The hiking trail described here takes you up to the Kananaskis Fire Lookout and is a fairly easy affair. A wide track, it gains elevation ever so slowly. Deep in the trees most of the way, there is nary a view until the goal is reached. Admittedly it’s not the most exciting trip, but what awaits at the end makes it all worth while. Once at the top, a bald patch on an otherwise heavily forested hill, all around one is rewarded with amazing vistas – a sea of trees, rolling ridges, many tall barren peaks, wide valleys and large lakes tinged a lovely blue/green. Gorgeous!
There are many possible starts to this trail, but we choose the Boulton Trading Post upper parking lot to begin our adventure. Go to the paved path on the east side. Turn right and at some biffies a couple hundred metres on, go left onto the wide and smooth gravel path.
For the next kilometre or so you’ll pass through the Boulton Campground, a busy, busy place in summer but not so much today. There are a number of road crossings, so keep an eye open for traffic.
Heading in a roughly southeasterly direction, the trail for the most part gains elevation slowly, although there are a few steep sections here and there. The going is always easy however. The area was hit by some rather freakish late summer snow storms in the days leading up to our hike and by the time we got to the summit, it must have been 20-30cms deep. We were the first to use the trail since that weather event.
Before long we come to a junction where we turn hard right (south). There is a map here to help guide the way. There was also one at the beginning of the trail. The route coming up from the left originates on Highway 40 and is yet another possible starting point – it’s the shortest route with the least elevation gain, in fact. That section, plus what is yet to come, is occasionally driven by the lookout personnel.
In no time we arrive at a second junction, where we turn right again. The other route heads towards British Columbia, which is only a few kilometre away and according to hiking guru Gillean Daffern was built atop a long establish First Nation’s trail.
Continuing on in no time we’re at the lookout. There is a picnic table, benches, a viewpoint and a loo, all for your convenience. It’s a wonderful setting!
Enjoying our lunch (with wine, we always bring wine), some Whiskey Jacks (or Gray Jays) pestered us as we ate. They’ll often try to steal food when you’re not looking.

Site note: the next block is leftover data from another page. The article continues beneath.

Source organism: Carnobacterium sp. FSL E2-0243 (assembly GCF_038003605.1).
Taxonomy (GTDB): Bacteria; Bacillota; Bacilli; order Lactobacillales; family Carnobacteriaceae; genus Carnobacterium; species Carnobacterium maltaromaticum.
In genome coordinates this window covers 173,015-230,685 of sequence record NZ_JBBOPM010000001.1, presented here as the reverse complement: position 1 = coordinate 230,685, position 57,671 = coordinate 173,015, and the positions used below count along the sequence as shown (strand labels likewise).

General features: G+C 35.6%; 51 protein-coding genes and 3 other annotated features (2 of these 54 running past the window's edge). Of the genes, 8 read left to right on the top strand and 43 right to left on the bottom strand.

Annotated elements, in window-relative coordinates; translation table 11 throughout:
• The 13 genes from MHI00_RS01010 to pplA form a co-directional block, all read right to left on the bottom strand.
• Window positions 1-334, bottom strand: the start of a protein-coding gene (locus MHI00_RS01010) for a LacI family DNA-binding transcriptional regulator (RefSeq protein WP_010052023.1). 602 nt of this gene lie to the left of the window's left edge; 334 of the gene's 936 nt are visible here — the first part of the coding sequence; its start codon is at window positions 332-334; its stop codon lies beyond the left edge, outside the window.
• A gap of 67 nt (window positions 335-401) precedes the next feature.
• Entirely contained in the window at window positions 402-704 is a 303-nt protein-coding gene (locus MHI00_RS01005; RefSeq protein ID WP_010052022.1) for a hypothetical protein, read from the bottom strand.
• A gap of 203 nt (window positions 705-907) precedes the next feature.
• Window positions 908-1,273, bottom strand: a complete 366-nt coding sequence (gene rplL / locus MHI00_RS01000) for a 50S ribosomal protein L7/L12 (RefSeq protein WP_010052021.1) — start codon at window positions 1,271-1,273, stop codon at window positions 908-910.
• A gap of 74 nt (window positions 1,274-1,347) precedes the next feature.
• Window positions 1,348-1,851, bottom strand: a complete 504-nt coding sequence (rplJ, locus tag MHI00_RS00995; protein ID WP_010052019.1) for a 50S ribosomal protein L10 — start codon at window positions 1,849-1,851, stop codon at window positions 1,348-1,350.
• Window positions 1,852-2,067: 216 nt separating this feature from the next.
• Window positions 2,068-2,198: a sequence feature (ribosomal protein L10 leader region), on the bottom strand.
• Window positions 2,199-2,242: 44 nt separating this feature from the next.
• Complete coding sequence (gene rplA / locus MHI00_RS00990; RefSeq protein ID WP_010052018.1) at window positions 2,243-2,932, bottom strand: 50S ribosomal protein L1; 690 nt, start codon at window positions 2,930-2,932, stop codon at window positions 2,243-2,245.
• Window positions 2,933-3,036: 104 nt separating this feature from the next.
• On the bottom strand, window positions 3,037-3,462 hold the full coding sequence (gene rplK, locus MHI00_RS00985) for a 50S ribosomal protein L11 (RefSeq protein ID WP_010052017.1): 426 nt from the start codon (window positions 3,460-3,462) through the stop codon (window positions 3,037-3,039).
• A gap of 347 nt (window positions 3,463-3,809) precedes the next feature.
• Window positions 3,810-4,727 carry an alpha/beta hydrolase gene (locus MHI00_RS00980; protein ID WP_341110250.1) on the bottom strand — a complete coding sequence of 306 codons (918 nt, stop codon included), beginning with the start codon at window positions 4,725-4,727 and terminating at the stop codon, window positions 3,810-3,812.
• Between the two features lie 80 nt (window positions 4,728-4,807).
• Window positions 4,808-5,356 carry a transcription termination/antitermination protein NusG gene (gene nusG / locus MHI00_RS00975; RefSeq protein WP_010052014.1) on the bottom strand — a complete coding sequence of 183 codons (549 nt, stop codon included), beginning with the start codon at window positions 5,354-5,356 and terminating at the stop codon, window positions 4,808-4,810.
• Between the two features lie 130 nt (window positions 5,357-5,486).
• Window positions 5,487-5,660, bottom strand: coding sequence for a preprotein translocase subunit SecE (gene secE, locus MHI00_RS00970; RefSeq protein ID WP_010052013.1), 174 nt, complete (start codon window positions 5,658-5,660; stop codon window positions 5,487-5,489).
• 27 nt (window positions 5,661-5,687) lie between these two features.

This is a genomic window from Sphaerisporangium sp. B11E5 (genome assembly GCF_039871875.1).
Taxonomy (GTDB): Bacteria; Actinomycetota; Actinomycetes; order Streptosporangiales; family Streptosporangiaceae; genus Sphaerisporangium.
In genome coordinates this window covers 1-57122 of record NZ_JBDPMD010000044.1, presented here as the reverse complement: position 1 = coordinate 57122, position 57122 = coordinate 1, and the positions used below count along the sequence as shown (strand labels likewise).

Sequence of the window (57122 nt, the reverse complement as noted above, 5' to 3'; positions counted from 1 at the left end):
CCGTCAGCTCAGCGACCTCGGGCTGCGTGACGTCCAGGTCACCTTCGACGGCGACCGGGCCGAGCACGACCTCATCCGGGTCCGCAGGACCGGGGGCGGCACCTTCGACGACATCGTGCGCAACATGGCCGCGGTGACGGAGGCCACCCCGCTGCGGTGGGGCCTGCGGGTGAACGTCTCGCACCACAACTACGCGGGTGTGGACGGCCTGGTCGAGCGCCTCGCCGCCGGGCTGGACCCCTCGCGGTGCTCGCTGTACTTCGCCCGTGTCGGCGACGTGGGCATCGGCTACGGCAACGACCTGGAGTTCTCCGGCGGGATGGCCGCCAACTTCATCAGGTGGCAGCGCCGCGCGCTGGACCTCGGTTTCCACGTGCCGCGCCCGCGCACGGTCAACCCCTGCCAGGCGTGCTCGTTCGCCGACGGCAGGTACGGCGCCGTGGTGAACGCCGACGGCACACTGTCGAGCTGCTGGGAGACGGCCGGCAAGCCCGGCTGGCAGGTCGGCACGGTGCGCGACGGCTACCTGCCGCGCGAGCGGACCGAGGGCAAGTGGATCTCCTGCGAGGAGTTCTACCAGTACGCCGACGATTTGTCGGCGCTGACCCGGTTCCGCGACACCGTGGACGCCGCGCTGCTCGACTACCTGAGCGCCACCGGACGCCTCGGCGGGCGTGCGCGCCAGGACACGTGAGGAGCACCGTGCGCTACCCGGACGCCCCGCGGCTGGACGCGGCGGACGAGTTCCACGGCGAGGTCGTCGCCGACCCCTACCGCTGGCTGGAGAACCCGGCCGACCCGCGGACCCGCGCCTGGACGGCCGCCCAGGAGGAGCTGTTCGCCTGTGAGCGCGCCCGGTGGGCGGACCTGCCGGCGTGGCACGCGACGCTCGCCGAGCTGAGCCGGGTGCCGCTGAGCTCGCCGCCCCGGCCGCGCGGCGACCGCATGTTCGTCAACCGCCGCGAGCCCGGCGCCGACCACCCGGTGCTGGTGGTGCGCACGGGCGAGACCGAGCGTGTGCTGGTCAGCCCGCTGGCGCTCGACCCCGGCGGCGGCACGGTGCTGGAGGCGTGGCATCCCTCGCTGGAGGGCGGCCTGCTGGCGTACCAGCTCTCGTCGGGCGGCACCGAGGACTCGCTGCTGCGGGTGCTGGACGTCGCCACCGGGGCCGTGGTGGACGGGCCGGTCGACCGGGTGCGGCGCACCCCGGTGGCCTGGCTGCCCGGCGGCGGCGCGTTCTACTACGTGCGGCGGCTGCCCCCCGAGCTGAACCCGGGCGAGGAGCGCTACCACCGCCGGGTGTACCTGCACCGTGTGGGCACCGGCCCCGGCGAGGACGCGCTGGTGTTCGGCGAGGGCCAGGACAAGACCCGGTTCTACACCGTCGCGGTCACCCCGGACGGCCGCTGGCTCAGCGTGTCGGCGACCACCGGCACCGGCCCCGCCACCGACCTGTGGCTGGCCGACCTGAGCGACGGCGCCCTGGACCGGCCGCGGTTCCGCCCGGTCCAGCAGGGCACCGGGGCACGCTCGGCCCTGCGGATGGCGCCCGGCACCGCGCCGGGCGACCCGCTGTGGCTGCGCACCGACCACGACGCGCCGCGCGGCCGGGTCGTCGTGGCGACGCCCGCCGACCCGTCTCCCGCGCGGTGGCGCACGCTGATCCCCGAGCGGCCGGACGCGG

Let’s check out the wonderful views…
To the east Mount Pocaterra looms high above. To the south we can peer into the Elk Valley of BC. To the west we can see (l to r) Mounts Fox, Foch, Sarrail and Lyautey. Directly west there is Upper Kananaskis Lake (we’ve hiked around it), a stunning deep blue/green. To its right is Mount Indefatigable and below that peak, Lower Kananaskis Lake, it too an amazing colour and to the right, the South End of Lawson.
To the north are even more summits stretching off in the distance. The Kananaskis Lookout sits on a lowly hill with amazing vistas! Not unexpected but much better then we thought it would be.
Not long after arriving, an organized hiking group, a very large and noisy one at that, joined us here at this wonderful spot. They came in via the shorter, easier, highway 40 route, and soon left.
A very friendly couple, Joe and Dale, staff the facility and they invited us up for a look. Inside the lookout is a special scope system which allows them to scan the forests below for signs of smoke. No worry of fire this day, given the snow. Rounding out their job, they also take regular readings from the on-site weather station.
They’ve been the lookout personal at this facility for a number of years and their season extends from sometime early in June to the the first week of October (or thereabouts). They live in a small apartment on the lower floor and have done a great job of making the place pleasant and homey. Their supplies are brought in by helicopter.
A reminder if you visit a one of these places, the Kananaskis Lookout included, don’t bother the people working and living there and stay away from the buildings unless specifically invited in, as we were. Show respect and enjoy the views without disturbing these hard working individuals.
There has been a lookout at this location since the 1950s. The present structure dates from the mid-1970s and is one of a string of such facilities spread out across the Rockies. It’s the lowest altitude lookout we’ve ever visited. In spite of that however, the views were nothing short of spectacular.
Given that most fire lookouts have some sort of trail leading to them this makes them a natural attractant to outdoorsy types. Fire lookouts always have good views and who can resist that?
Reluctantly we head down. The rest of the trip is uneventful and in no time we’re back at the car. Much of the snow we saw on the way up had melted by the time we made the return trip down.
A good number of Spruce Grouse were spotted on this adventure. Not the smartest critters, they can often be approached to within touching distance before running off. They can fly, somewhat and very clumsily, but don’t do so often. You might hear people refer to them as Prairie Chickens.
This Kananaskis Lookout trail can also be biked or skied. It’s located inside Peter Lougheed Provincial Park near a very popular camping area.
If you wish more information on this trail, by all means contact us!
Date of adventure: September, 2014.
Location: Kananaskis AB, Peter Lougheed Park.
Distance: 13km out and back.
Height gain maximum: 410m.
Height gain cumulative: 420m.
NOTE: all heights and distances are approximate.
Reference: Kananaskis Trail Guide by Gillean Daffern.